The Holiday of Purim
What holiday has a carnival-like atmosphere where people dance in the streets and ride on floats while dressed in costumes? What holiday has special foods, gifts, plays, songs, and noisemakers? It isn’t Halloween, Thanksgiving, or Christmas. Only the Jewish celebration of Purim has all of these elements in a single holiday.
Purim is a joyous time that commemorates the Jewish people’s deliverance in the ancient Persian Empire from Haman’s evil plot of destruction. On the Jewish calendar, it is celebrated each year on the 14th day of the Hebrew month of Adar. This year the holiday begins at sundown on March 7 and ends at sundown on March 8.
Like Hanukkah, Purim is more a national than religious festival; and unlike the holy days ordained in the Torah, Purim permits business as usual and manual labor.
Perhaps that’s because it was not ordained by God but by Mordecai and Esther, as recorded in the book of Esther:
And Mordecai wrote these things and sent letters to all the Jews, near and far, who were in all the provinces of King Ahasuerus, to establish among them that they should celebrate yearly the fourteenth and fifteenth days of the month of Adar, as the days on which the Jews had rest from their enemies, as the month which was turned from sorrow to joy for them. So they called these days Purim (9:20–22, 26).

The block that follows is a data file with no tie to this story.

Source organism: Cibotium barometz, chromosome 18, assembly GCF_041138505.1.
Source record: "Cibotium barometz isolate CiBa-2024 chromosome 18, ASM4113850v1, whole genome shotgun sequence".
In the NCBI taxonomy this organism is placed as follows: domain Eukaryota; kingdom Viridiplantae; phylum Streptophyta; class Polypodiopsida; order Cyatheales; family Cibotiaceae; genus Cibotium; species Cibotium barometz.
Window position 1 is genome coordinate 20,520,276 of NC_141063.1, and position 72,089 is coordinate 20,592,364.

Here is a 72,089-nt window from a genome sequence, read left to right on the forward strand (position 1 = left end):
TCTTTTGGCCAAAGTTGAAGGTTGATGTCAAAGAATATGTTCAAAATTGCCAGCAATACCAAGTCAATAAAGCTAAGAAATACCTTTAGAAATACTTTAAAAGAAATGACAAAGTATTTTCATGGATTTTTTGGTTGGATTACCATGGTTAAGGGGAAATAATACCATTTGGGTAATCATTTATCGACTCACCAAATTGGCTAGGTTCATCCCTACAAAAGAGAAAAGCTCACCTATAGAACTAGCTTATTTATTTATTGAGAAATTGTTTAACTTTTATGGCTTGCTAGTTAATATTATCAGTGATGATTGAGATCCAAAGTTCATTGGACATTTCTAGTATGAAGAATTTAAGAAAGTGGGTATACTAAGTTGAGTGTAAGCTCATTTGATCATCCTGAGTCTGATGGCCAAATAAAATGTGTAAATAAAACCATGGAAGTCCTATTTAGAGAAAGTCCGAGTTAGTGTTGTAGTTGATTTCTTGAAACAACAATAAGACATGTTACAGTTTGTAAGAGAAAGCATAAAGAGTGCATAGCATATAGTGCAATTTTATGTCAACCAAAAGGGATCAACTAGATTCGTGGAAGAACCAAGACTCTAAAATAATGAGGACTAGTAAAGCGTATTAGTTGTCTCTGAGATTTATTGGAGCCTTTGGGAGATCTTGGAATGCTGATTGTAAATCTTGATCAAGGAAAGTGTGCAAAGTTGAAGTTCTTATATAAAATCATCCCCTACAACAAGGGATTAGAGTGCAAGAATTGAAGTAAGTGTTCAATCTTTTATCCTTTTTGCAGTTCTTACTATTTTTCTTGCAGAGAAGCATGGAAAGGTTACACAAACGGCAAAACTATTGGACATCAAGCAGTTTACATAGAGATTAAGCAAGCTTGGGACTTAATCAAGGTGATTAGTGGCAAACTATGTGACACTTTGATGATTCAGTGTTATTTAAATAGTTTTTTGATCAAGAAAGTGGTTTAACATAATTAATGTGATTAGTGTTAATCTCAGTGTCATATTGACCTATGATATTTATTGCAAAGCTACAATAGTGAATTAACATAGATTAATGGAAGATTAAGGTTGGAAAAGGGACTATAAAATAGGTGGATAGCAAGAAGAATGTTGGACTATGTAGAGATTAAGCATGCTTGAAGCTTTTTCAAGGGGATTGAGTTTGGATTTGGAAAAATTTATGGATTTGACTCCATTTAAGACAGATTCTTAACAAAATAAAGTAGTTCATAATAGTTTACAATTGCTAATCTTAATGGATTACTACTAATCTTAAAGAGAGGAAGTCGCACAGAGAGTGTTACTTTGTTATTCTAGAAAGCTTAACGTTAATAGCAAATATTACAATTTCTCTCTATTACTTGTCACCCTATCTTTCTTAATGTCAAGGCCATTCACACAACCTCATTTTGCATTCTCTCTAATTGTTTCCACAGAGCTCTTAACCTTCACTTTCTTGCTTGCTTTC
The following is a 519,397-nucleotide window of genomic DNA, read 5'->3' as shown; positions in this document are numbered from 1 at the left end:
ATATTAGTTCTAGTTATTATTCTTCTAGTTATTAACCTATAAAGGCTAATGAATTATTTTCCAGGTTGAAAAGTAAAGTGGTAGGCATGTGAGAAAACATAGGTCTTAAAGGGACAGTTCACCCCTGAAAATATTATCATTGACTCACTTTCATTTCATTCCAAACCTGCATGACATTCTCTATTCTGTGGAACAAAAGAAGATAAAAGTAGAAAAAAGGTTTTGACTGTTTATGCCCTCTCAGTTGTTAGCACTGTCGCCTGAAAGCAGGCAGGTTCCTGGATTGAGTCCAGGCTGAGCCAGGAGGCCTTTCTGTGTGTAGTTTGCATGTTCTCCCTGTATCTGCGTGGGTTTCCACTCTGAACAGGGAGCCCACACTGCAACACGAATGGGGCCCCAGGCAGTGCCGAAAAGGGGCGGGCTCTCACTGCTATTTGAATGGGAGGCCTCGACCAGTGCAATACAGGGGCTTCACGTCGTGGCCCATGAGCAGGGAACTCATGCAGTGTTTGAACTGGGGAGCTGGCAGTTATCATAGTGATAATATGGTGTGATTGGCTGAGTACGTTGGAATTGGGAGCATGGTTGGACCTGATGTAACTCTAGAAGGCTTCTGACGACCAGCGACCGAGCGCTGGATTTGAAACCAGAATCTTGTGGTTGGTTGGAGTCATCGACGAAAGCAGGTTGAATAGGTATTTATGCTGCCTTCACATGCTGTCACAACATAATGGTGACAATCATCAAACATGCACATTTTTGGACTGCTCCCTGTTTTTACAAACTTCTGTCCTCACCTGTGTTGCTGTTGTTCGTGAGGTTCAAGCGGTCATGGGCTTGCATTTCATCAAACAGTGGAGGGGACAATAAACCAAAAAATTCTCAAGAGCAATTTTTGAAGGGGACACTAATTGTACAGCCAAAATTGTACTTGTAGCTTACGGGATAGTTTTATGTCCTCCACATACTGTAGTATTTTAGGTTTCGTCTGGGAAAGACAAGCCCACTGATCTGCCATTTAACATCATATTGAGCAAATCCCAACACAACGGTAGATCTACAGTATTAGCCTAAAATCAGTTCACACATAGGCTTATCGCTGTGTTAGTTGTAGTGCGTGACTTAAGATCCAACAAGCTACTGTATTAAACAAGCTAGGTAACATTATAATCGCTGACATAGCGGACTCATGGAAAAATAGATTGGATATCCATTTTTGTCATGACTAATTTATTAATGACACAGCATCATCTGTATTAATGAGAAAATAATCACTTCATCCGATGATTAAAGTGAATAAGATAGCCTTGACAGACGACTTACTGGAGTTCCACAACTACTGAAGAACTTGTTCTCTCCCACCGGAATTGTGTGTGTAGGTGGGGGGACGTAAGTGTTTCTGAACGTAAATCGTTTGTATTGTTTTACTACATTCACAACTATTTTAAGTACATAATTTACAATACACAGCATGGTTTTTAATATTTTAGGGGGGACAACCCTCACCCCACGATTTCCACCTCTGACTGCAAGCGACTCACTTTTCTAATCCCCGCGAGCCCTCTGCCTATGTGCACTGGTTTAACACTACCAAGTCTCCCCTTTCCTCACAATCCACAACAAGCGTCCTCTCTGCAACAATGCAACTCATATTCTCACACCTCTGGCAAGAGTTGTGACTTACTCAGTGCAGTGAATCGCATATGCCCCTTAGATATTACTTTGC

The word Purim itself comes from the Hebrew word pur, meaning “lot” (3:7), because lots were cast to determine the day the Jews would be destroyed.
On Purim it is customary to observe several mitzvot (“obligations” or “commandments”). One involves reciting a special prayer called “For the Miracles.” Another is to read the scroll (Hebrew, megillah) of Esther. When Haman’s name is heard, listeners stamp their feet and use noisemakers (usually handed out in the synagogues to children) to drown out the sound of his name, based on Deuteronomy 25:19: “You will blot out the remembrance of Amalek.” Many people believe Haman was an Amalekite.
In America, children particularly enjoy this fun holiday and often present dramas of the story of Esther, complete with costumes and masks. According to the website unitedwithisrael.org,
Esther’s name in Hebrew means “hidden,” as in “And I will surely hide (“as-thir”) My face on that day. . .” (Deuteronomy 31:18). And that is why Jewish children (and adults too!) “hide” their faces by wearing masks and dressing up in all sorts of costumes. The message is clear: God may be hidden but we know that He is there! 1
Another Purim mitzvah is “sending presents to one another and gifts to the poor” (Est. 9:22). In Hebrew the tradition is called Mishloach Manot and involves giving both food and charitable donations. Often people send Purim baskets—gift baskets filled with wonderful things like nuts; grape juice; candy; fruit; and hamantashen, delicious three-cornered, fruit-filled pastries named after Haman’s hat.
More recently in the United States and in Israel, organizations honor the holiday by sending baskets and gifts to soldiers in the Israeli military.
Purim in Israel